18. The light emitting device package according to claim 17, wherein the mount has inclined side walls.
19. The light emitting device package according to claim 17, wherein at least one of the side walls of the mount is opened.
20. The light emitting device package according to claim 8, further comprising:
a lateral reflector arranged over the mount, and adapted to enable light emitted from the light emitting device to be laterally emitted.
21. The light emitting device package according to claim 20, wherein the lateral reflector comprises:
a body having an opened side, and a groove communicating with the mount; and
a reflective surface inclinedly formed at the groove.
22. The light emitting device package according to claim 21, wherein the reflective surface has an inclination of about 45° with respect to the light emitting device.
23. A sub-mount structure for mounting light emitting devices, comprising:
a substrate;
a plurality of mounts formed on an upper surface of the substrate, and adapted to mount the light emitting devices;
through holes respectively formed at opposite sides of each mount;
electrodes, each extending to a lower surface of the substrate via an inner surface of an associated one of the mounts and an associated one of the through holes; and
zener diodes, each electrically connected to an associated one of the mounts.
24. A light emitting device package comprising:
a package body;
an insulating layer coated over the sides of the package body;
a mount for mounting a light emitting device, formed on the package body;
electrodes formed on the insulating layer connected to the bottom of the package body via the sides of the package body.
25. The light emitting device package according to claim 24, further comprising:
a zener diode electrically connected to the mount.
26. The light emitting device package according to claim 24, wherein the mount is formed on the upper surface of the package body.
27. The light emitting device package according to claim 24, further comprising:
a reflective layer arranged on one of the electrodes formed on the mount.
28. The light emitting device package according to claim 24, wherein a plurality of the light emitting device is mounted on the mount.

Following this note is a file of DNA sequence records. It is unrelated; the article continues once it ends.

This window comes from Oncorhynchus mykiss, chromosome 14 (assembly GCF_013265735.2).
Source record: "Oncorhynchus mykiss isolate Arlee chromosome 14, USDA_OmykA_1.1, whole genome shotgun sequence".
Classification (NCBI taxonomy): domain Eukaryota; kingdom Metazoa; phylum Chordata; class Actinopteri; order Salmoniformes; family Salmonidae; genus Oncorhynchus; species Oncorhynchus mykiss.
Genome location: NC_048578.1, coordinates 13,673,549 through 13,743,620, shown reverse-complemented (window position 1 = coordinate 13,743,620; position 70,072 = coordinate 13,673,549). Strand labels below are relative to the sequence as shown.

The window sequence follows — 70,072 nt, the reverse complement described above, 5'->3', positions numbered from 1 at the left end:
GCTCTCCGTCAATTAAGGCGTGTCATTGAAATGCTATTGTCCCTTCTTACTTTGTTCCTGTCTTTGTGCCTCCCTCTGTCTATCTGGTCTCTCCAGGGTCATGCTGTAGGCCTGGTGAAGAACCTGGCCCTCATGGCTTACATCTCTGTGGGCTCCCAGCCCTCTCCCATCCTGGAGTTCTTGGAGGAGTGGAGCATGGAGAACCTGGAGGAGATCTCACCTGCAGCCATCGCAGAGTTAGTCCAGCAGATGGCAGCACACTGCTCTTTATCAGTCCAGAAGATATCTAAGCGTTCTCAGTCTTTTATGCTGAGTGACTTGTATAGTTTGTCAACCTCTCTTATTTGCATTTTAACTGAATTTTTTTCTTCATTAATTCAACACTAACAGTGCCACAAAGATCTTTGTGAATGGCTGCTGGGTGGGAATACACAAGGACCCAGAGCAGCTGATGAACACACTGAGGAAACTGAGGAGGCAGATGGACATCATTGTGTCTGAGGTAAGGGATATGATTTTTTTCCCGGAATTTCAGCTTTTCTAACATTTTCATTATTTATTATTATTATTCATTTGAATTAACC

29. The light emitting device package according to claim 28, wherein three or four light emitting devices are mounted on the mount.
30. The light emitting device package according to claim 29, wherein each of the light emitting device emits red, green, or blue light.
Description

This application claims the benefit of Korean Patent Application No. 10-2006-0063873, filed on Jul. 7, 2006, which is hereby incorporated by reference as if fully set forth herein.

BACKGROUND OF THE INVENTION

1. Field of the Invention

The present invention relates to a sub-mount for mounting a light emitting device and a light emitting device package, and more particularly, to a sub-mount for mounting a light emitting device which enables emission of light having a uniform intensity of illumination from the light emitting device, and a light emitting device package which is capable of having uniform brightness, using the sub-mount.

2. Discussion of the Related Art

Light emitting diodes (LEDs) are well known as semiconductor light emitting devices that convert current to light. A red LED using GaAsP compound semiconductor has been commercially available since 1962, and together with a GaP:N-based green LED, has been a light source in electronic apparatuses, such as image displays.

A wavelength of light emitted from such an LED depends on a semiconductor material used to fabricate the LED. This is because the wavelength of the emitted light depends on a band gap of the semiconductor material representing energy difference between valence-band electrons and conduction-band electrons.

Gallium nitride (GaN) compound semiconductor has been highlighted in the field of high-power electronic devices because it exhibits a high thermal stability and a wide band gap of 0.8 to 6.2 eV. One of the reasons why GaN compound semiconductor has been highlighted is that it is possible to fabricate a semiconductor layer capable of emitting green, blue, or white light, using GaN in combination with other elements, for example, indium (In), aluminum (Al), etc.

That is, it is possible to adjust the wavelength of light to be emitted, using GaN in combination with other appropriate elements. For example, it is possible to fabricate a blue LED useful for optical recording or a white LED to replace a glow lamp.